Trends: Safety awareness needed when visiting zoos
Published: Mar 23, 2023 12:50 AM
Visitors look at giant panda Ru Yi at the Moscow Zoo in Moscow, capital of Russia, on July 31, 2022. The Moscow Zoo on Sunday celebrated the birthdays of two giant pandas Ding Ding and Ru Yi. Six-year-old male Ru Yi was born on July 31, 2016 whereas five-year-old female Ding Ding was born on July 30, 2017.  Photo: Xinhua


A video showing a man touching pandas at the Tangshan Zoo in Hebei Province has gone trending online, sparking netizens to criticize him for being "lacking in safety awareness." 

In the video, a visitor who witnesses the man climb into the panda house tries to stop him, telling him everyone loves pandas but they should abide by the rules. 

The visitor's comment was on point. There are two rules that should be remembered. 

The first is safety. Pandas look cute but are actually beasts that can cause people physical harm. 

Visitors should also follow the rule of ethics. 

Climbing over a fence is against zoo regulations and can harm the animals too. Such behavior should be punished and new regulations should be introduced such as establishing visitor black lists.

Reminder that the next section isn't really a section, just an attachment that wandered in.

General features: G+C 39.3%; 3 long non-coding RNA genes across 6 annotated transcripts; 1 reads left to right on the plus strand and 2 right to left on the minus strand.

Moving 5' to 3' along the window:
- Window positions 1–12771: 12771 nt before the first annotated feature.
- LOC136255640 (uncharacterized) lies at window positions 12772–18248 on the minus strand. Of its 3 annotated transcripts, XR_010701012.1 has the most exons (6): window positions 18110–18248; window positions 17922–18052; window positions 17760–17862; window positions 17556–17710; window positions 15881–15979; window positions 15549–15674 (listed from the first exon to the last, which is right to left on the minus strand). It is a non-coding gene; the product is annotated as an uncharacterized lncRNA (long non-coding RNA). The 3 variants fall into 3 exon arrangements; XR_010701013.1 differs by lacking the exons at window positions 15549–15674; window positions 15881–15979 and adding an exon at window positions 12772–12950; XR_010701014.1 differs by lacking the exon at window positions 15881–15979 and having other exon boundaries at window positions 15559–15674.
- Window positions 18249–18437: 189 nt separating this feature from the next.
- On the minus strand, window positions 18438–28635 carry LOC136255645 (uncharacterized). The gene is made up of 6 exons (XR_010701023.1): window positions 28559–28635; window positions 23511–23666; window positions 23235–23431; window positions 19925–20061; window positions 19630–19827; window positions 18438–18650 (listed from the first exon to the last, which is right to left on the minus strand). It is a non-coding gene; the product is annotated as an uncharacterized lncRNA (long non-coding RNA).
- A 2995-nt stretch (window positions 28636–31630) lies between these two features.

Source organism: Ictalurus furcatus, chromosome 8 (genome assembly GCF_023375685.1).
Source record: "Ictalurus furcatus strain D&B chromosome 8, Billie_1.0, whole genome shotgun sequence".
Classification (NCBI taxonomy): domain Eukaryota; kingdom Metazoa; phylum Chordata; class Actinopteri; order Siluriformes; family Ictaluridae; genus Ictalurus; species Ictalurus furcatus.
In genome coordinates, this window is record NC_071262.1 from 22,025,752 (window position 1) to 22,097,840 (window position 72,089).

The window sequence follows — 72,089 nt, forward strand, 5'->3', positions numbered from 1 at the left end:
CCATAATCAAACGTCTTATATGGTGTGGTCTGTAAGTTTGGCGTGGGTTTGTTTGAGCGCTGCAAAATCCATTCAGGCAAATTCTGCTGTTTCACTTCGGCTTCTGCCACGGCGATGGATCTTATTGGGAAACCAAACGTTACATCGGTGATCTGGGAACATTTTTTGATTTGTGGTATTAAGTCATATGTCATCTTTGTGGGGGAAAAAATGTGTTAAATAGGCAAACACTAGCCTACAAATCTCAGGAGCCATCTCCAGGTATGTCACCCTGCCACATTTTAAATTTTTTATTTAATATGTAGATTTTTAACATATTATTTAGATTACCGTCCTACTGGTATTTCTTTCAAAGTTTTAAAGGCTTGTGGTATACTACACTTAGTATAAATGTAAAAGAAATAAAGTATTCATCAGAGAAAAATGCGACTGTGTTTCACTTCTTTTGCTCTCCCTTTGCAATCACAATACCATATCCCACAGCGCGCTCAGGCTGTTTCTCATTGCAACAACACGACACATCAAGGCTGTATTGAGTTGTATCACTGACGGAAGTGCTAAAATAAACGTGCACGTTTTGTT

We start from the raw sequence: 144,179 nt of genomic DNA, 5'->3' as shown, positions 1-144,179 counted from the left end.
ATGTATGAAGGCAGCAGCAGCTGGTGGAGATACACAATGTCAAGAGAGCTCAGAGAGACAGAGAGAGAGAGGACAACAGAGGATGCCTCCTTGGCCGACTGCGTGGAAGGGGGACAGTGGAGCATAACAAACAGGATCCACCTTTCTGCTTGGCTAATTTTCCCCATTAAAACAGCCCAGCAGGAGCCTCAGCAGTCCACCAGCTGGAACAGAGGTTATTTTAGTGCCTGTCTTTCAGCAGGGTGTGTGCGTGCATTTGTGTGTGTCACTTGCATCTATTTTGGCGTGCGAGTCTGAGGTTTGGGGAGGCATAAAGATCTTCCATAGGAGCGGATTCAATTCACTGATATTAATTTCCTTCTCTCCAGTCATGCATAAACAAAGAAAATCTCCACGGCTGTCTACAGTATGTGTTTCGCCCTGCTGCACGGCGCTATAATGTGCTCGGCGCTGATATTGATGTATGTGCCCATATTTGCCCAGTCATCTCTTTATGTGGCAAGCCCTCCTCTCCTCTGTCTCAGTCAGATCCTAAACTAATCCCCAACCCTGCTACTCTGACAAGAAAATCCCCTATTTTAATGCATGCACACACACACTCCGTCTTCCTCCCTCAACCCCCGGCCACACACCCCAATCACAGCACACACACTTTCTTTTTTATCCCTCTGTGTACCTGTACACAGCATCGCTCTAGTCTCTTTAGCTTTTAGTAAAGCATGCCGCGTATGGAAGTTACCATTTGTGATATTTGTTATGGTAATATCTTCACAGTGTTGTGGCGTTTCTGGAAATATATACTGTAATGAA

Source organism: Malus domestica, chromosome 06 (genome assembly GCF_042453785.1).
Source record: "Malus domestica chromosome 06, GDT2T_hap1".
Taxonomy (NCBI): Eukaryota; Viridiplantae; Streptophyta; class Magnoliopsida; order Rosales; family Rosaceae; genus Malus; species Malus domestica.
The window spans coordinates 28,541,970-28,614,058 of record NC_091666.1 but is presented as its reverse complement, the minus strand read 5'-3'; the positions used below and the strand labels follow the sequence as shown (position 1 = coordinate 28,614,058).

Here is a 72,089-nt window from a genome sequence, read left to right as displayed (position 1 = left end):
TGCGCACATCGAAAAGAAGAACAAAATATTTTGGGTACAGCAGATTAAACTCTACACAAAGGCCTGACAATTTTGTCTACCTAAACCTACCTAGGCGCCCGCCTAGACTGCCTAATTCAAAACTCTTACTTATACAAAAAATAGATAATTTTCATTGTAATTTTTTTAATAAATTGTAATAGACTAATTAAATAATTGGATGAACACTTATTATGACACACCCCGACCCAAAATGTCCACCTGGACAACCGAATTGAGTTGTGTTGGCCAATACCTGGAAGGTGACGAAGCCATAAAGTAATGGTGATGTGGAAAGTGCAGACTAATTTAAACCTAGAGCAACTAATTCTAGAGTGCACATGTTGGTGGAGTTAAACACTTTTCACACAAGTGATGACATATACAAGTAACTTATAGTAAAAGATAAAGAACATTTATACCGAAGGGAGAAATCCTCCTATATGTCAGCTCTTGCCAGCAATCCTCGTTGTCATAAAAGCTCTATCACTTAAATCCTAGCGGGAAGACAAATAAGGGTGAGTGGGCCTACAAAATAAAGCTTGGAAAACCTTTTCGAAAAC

Workers' Daily

Adapted from Chinese novelist Lu Yao's 1982 book Life, the TV drama Ren Sheng Zhi Lu (Lit: The Road of Life) debuted on Monday. 

The show depicts young man Gao Jialin's hard work and positive spirit, leading viewers on social media platforms to call him a "role model." 

Although Gao's life experience in both the drama and Lu Yao's book are tied to the social changes in China during the 1980s, the problems he faces, such as whether to choose to stay in his village or go on an adventure in the big city, are still relatable to young people today. 

Young people's pursuit of a better life can have different destinations depending on the choices they make. 

They might get detoured, just like Gao did when he thought about giving up his hometown to live in the big city, yet such mistakes can be corrected if they still remember their cultural roots as they seek out a better life.

The Paper